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Lower City Bonuses Mean Lower UK Tax Revenues

by Robert Lee,, London

31 October 2011

With City bonus levels falling, the taxman could also lose out as a result of lower revenues, making the Treasury the 'real loser' according to new research by the Centre for Economics and Business Research (CEBR).

The Cebr's research shows that bonuses paid out in the City of London in 2011/12 fell to a third of levels seen pre-recession. The Centre expects payouts to fall year-on-year by 38%, to GBP4.2bn (USD6.7bn), the lowest figure since 2002/03 - a far cry from the GBP11.6bn recorded in 2007/08.

A much weaker City economy is to blame, with turmoil caused by the debt crisis in the eurozone constraining activity in the City, and several major banks announcing weak results for Q3 2011. In addition, the CEBR expects up to 27,000 City-type jobs to be lost over the course of the year and remain broadly at that level in 2012, while the prospect of tighter regulation is placing further downward pressure on activity. The recent trend of remunerating workers through higher salaries and lower bonuses plays a part in both the downward movement in total bonuses and the loss of now more expensive employees.

The CEBR argues that one of the biggest losers in this situation is the taxman. Over half the bonuses (GBP2.5bn) paid out this year will end up in the hands of the Treasury. When bonus levels were at their peak of GBP11.6bn in 2007/08, the Treasury collected GBP6.8bn. The CEBR stresses that this clearly illustrates how the taxpayer also misses out when the City pays lower bonuses.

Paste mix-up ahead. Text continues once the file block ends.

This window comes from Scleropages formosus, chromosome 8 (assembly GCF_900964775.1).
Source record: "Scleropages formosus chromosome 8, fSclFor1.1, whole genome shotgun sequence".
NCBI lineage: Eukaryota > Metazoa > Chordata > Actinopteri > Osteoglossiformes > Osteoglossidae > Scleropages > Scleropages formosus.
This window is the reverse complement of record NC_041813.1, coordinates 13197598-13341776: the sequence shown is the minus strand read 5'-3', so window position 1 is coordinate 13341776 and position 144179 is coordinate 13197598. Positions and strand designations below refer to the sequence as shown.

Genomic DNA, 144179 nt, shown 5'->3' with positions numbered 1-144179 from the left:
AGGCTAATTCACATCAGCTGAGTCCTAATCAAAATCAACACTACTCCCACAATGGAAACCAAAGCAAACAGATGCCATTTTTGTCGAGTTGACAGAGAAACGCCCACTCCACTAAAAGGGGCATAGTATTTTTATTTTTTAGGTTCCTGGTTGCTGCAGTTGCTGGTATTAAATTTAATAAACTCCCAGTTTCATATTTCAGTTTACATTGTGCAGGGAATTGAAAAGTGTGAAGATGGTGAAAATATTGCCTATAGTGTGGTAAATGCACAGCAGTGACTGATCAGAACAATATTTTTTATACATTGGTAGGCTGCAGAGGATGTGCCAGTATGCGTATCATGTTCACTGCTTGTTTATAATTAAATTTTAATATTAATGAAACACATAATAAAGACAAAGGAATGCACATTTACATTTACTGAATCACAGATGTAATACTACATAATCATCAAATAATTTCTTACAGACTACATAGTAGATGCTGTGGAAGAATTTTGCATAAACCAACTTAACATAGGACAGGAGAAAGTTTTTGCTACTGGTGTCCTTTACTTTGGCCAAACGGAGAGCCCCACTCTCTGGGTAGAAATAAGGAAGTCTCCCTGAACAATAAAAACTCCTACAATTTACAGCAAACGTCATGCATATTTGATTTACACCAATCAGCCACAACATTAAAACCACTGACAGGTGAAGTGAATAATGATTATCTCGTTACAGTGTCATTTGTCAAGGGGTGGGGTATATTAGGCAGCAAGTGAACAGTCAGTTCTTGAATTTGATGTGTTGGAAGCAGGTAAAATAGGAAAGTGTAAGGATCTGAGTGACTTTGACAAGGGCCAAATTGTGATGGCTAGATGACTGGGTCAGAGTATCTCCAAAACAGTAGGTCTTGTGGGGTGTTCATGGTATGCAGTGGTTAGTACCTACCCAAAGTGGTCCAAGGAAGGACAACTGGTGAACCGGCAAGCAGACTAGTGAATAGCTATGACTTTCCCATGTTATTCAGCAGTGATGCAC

Total bonus payments are expected to remain broadly flat through 2012/13 before starting to recover as global growth picks up substantially in 2013. However, the level of City bonuses will remain below recent highs until at least 2015/16, and are not expected to return to the peak seen in 2007/08. Indeed, the highest projected figure is GBP4.6bn, to be achieved in 2015/16.

The CEBR says its latest figures demonstrate how London’s position as a world-leading financial centre remains under threat. It also warns that the Far Eastern centres of Hong Kong and Singapore are rapidly closing the gap with London, and with the prospects of tighter regulatory measures for the City, that gap is only likely to closer further. This could mean London results in being overtaken as the leading global financial destination.

Rob Harbron, CEBR economist and co-author of the report said: “The drop in both bonus payments and the number of City-type jobs is concerning for London as a financial centre and for the UK economy as a whole. With financial services helping drive the capital’s economy and London historically leading the growth of national output, subdued activity spells more weak prospects for the coming year.”

Douglas McWilliams, CEBR chief executive, added: “Although I wouldn’t want to be a Porsche salesman now with the fat cats having to tighten their belts, the real losers from falling bonus payments are the Treasury and the taxpayer.”

TAGS: tax | economics | business | financial services | employees | Singapore | United Kingdom | Hong Kong | regulation | individual income tax | services

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